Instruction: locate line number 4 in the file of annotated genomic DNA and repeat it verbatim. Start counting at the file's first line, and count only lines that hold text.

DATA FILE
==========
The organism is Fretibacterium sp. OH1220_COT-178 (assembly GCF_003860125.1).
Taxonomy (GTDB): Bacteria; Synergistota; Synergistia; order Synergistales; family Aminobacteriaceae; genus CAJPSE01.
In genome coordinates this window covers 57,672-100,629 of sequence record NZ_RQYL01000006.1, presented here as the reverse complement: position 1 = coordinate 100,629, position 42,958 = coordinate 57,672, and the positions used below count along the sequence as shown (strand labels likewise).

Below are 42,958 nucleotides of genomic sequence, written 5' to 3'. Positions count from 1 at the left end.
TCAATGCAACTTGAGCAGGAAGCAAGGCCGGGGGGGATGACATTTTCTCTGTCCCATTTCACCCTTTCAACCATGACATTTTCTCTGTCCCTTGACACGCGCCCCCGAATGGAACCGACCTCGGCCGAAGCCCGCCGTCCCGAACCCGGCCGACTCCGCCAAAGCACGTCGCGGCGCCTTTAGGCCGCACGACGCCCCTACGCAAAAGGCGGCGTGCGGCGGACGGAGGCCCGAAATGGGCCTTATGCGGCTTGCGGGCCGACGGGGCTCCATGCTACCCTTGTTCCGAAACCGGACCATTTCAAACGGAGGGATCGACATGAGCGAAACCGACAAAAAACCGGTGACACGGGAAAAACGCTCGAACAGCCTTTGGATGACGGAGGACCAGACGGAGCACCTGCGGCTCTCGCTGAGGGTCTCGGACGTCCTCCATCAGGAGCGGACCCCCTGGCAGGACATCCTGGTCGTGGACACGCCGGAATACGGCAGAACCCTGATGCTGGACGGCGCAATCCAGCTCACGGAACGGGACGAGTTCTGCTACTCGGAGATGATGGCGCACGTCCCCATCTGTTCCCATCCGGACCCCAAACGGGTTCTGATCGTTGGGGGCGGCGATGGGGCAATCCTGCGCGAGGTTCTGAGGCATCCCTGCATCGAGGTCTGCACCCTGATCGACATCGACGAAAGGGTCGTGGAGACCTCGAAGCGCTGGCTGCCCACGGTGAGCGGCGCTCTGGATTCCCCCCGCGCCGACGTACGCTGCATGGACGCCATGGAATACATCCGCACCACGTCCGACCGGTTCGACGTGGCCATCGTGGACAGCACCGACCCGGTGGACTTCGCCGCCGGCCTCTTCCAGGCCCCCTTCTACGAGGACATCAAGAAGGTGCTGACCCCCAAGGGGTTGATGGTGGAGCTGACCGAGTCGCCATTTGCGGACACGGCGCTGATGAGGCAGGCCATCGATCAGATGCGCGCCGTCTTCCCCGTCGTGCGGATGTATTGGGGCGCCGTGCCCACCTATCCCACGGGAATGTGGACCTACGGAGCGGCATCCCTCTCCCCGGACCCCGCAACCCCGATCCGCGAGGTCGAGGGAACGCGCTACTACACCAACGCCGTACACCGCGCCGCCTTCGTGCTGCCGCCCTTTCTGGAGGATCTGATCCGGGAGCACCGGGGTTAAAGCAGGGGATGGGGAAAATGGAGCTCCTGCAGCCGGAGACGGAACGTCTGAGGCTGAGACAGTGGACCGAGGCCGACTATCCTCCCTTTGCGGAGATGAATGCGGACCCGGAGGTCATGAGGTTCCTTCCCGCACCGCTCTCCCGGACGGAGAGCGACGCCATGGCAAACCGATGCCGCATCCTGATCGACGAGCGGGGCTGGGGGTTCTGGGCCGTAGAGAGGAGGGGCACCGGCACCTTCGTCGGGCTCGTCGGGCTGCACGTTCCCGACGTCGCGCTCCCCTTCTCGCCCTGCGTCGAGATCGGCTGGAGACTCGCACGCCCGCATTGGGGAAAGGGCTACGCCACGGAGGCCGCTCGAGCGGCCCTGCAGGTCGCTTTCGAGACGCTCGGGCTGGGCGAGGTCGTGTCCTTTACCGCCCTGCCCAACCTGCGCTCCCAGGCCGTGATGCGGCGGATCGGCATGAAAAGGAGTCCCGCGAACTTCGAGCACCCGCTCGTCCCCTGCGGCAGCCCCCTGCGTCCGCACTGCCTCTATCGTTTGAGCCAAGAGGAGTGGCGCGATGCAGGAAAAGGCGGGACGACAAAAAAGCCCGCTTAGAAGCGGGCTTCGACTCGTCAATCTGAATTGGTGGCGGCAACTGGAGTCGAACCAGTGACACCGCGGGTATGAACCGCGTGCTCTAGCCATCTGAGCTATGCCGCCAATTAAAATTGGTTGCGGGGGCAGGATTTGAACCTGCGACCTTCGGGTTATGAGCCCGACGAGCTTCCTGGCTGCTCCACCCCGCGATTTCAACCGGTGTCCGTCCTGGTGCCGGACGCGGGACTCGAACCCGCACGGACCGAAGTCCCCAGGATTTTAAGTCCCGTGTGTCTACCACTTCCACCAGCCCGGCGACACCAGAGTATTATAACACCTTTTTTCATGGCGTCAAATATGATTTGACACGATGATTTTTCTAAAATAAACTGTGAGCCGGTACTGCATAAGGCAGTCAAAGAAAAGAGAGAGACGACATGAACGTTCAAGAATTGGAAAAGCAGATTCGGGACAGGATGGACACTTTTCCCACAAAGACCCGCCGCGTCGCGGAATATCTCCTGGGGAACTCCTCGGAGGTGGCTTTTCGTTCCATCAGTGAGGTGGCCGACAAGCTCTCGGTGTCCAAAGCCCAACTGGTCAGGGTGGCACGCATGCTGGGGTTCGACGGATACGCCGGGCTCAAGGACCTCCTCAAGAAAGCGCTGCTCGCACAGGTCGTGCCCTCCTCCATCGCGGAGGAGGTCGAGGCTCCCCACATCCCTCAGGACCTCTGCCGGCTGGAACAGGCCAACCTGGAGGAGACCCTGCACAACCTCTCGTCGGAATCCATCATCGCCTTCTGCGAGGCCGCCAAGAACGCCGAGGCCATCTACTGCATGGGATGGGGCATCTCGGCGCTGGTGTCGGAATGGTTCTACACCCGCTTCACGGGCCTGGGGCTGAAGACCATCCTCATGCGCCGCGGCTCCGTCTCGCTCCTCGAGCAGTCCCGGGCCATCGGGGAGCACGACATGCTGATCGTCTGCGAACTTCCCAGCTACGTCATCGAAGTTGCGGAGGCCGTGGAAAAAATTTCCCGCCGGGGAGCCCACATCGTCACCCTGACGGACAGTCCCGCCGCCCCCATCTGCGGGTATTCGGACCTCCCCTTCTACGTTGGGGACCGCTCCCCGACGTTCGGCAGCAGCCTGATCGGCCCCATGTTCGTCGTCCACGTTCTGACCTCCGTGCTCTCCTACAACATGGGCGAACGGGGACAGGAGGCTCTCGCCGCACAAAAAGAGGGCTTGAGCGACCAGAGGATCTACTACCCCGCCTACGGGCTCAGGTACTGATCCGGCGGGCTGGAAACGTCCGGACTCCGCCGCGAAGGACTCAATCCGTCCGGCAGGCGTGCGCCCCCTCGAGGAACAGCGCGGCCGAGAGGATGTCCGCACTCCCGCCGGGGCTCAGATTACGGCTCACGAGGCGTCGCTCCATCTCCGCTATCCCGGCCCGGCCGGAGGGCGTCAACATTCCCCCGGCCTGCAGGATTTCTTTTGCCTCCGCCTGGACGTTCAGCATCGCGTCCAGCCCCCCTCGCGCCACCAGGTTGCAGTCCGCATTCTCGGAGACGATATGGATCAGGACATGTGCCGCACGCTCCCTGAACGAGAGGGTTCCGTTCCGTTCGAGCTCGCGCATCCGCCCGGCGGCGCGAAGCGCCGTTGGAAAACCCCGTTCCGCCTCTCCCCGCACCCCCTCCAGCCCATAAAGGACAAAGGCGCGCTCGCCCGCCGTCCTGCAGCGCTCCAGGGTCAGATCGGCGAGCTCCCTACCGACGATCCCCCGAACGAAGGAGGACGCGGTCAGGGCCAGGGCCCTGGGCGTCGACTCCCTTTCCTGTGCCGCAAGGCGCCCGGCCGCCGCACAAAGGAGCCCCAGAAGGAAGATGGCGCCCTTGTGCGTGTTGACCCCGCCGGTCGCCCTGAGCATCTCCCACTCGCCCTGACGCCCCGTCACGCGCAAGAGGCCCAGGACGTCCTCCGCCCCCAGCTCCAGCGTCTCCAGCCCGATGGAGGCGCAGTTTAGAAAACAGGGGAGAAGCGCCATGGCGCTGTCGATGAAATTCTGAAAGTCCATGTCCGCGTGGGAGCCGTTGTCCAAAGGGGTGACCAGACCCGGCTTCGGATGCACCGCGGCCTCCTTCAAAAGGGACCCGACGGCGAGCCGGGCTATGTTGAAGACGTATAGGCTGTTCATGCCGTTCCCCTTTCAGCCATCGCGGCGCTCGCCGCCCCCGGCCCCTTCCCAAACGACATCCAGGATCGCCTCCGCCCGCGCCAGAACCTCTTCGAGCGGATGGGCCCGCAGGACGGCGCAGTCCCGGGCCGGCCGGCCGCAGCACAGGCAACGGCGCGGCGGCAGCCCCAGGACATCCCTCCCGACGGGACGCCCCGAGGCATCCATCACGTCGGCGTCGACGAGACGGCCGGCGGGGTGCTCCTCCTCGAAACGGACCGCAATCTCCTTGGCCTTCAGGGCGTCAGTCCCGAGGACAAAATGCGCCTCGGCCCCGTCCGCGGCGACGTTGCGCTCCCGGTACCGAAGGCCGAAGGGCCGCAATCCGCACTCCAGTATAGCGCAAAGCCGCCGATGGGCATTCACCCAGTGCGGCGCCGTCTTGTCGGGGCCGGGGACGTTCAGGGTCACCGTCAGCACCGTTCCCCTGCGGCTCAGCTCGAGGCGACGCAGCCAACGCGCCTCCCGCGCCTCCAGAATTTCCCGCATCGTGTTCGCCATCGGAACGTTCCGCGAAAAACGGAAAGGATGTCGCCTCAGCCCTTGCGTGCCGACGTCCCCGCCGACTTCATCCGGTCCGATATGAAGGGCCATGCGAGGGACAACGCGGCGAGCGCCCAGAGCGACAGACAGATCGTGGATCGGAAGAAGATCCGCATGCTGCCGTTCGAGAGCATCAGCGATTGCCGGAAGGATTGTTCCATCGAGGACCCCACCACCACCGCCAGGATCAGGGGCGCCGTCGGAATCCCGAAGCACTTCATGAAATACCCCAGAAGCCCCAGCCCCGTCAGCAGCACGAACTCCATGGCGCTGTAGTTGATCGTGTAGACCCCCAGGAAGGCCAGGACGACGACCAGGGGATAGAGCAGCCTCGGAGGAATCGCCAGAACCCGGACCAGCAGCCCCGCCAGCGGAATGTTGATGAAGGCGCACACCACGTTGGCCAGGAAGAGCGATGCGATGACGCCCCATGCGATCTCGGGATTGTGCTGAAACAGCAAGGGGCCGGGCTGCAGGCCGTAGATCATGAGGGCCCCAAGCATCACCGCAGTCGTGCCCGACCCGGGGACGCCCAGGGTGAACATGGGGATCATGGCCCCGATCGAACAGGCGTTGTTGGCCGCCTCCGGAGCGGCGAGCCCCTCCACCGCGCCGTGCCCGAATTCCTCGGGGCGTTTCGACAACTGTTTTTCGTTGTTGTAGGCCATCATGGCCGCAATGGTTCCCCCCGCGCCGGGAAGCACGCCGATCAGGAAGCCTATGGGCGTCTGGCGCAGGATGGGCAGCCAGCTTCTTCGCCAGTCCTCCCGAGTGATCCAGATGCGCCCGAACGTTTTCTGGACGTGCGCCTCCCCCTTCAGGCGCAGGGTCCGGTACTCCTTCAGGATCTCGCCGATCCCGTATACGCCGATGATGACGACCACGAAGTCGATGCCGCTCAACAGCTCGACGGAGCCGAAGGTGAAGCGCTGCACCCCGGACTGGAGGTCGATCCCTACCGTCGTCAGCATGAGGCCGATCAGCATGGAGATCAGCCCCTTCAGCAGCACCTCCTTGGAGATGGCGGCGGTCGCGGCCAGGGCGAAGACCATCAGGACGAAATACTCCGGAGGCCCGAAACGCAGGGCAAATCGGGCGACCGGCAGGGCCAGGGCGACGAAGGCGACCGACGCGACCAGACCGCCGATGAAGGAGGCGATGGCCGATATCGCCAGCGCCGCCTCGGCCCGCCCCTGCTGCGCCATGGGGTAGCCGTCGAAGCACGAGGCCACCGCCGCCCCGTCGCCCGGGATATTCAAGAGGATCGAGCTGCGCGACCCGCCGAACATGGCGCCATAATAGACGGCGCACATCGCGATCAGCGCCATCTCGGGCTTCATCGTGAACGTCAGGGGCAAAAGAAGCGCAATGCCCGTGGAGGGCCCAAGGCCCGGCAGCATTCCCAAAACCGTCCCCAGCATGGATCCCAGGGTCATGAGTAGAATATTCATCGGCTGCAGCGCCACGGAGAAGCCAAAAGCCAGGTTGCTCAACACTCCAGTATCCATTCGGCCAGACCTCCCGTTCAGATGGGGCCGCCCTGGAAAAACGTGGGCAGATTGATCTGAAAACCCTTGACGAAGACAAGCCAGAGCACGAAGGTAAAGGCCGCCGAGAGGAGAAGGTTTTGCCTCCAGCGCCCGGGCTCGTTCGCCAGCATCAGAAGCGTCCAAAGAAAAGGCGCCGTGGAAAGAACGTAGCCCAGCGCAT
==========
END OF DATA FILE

Below are 42,958 nucleotides of genomic sequence, written 5' to 3'. Positions count from 1 at the left end.